“His bosom with one death-shot riven,
The warrior boy lay low;
His face was turned unto the heaven,
His feet unto the foe.”

Burgh.—On the 1st of April 1611, Archbishop Glad­stane of St Andrews, with consent of his chapter, granted a charter to William Sandilands of St Monans, erecting his lands into a haill and free tenandry and lordship, and the town of St Monans into a free burgh of barony, with a free port and harbour, which was ratified by Parliament in 1621. On the 7th of December 1611, the same Archbishop made a contract with the city of St Andrews, in which it was agreed that he should receive ten shillings Scots yearly for the duties of the markets of St Monans and Kilconquhar, and apparently this was not a new arrangement at that thne. Indeed, in 1592, Parliament ordained that an Act, against killing geese on the Bass, should be published at the market-cross of “Sant monanis.” So that it may have been a burgh of barony long before Gladstane’s time. It was enacted in 1705 that the weekly market should be changed from Friday to Tuesday, and that two yearly fairs should be held in July and September, of which Sir Alexander Anstruther of Newark was to receive all the tolls and customs. But no markets or fairs are held here now. Writing in 1837, Swan says:- "There are two prisons in St Monans, under one roof, one on the upper floor of the town-house, the other on the ground floor. They are equally well secured; the lower, by much the more dismal of the two. Prisoners are committed to the one or the other according to their pre-eminence in delinquency.” And he adds:- "So far as I have occasion to hear, imprisonment is a rare occurrence.” It would have been wonderful if it had been otherwise, for the population of 884 persons rejoiced in the oversight of three bailies, a treasurer, fifteen councillors, and twelve constables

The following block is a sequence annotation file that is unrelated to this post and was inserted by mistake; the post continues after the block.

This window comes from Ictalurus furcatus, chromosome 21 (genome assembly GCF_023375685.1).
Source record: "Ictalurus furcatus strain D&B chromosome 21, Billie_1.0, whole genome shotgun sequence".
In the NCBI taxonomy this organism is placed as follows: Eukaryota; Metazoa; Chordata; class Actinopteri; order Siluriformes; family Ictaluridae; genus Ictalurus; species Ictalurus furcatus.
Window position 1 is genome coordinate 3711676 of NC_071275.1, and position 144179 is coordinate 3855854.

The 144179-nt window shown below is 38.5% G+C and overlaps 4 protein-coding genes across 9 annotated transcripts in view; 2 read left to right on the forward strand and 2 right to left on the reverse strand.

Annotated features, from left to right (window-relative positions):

Repulse of the English.—When the English held Haddington in 1548, “they came to Aberlady,” says Pitscottie, “and shipped in some of their ablest gentlemen to pass over and spoil the coast of Fife. They came first to Anstruther and Pittenweem, but fearing to land there, these towns being so populous, they came west against St Ninians, where they landed, thinking to march on foot to Pittenweem, and fortify the same with men and victuals, and to spoil the country. As they were coming to St Ninians-Muir in arrayed battle, with some artillery, brought from their ships, Lord James, Commendator of St Andrews, the Lairds of Weemyss and Largo, with sundry others of the country, when they saw the fires arising, came posting thither, and, joyning with the common people who had convened to stop their landing, skirmished so hotely with them, that they chased them back to their ships, and slew a great number of them, beside many that were drowned and taken captives. There died to the number of six hundred and twelve, and an hundred prisoners taken.” Calderwood’s reference to this event is much shorter even than Pitscottie’s. He simply says:- "The English fleets went about to land their souldiours at Sanct Minnans, in Fife, but the Queen’s brother, James Stewart, encoun­tered them with speed, and compelled them to retire, after they had landed about twelve hundreth. Three hundreth were slaine, an hundreth takin, manie drowned.” Sir James Balfour is not quite so brief as Calderwood; but in several important respects he differs from both him and Pitscottie. He says, that Lord Clinton, who was riding at anchor with his ships, landed some 5000 men on the coast of Fife, to spoil the country; but that before they did much harm they were encountered by the Laird of Wemyss, and the Barons of Fife, all well horsed, who rode them “flat doune” with their horses, and, having killed above 700 of them, forced the remnant to save themselves by wading into the sea to their necks to gain their boats. If Sir James has not unduly magnified the number of the enemy, the Fife Barons must have done nobly. He finishes his account of the matter, by stating, that the English procured no better booty than their “back full of strokes and watt skins,” and that this good entertainment saved Fife from all further trouble in the progress of that war. Bishop Lesley’s account is much fuller than any of the others. Like Balfour, he makes no mention of James Stewart, and attributes the success almost entirely to the Laird of Wemyss, who, he says, caused watch and ward to be kept so strictly, both day and night, that the English Admiral could not land unperceived. Indeed, the Laird happened to be person­ally on the outlook that very night the invaders meant to land, and, seeing their light, hurried to “Sanct Minanis,” to raise the men of that town. Alas they were “not abone the nowmer of sax scoir,” but having put them in the neediest places, he chose some of the most skilful, and went with them to where he had seen the light—a dis­tance of two miles. Being near dawn, it grew “mirker” than it had been all night, which allowed him to get close enough to the enemy to understand their manner as well as he could wish. Returning to his company, he put them in order to receive the foe, and by the break of day the English archers were upon them. The skirmishing was so sharp that Wemyss retired with his men within certain trenches, where they kindled a great fire of ferns, straw, and other things, which made “ane marvelous gret reik and fuilbik.” There they had three small cannons, and while these were dealing death to the invaders, Wemyss rushed out upon them, “with a gret fureous noyce, dinging thame doune on heapes.” Meanwhile, a company, mainly composed of women and children, who had been sent to “fetche a compas behind the back of ane hill, began to shaw thame selffis, making sic ane hidderous noise and cry,” as though they would have borne down all before them. At this the English took to their heels, and fled in disorder to their ships, so hard pressed by the natives that several of them were slain in the water, before they could reach their boats. Lesley estimates the num­ber of the invaders at even less than Calderwood, putting them down at a thousand; but, of these, he says, less than 300 returned to their ships, the rest being either slain or drowned. The Admiral, he adds, hardly escaped, and the English did not attempt again to land in Fife. Buchanan speaks of St Monans as a populous village at this time, and gives the credit of the victory to James Stewart, who, he says, attacked the 1200 English with such impetuosity that they were forced to flee. According to this historian, the Lord James deserved the more praise as the rustics had been dispersed by the invaders, but when rallied by him they carried everything before them. With some caution he remarks that six hundred were said to be killed and one hundred taken prisoners. One boat sank in the confusion with all on board.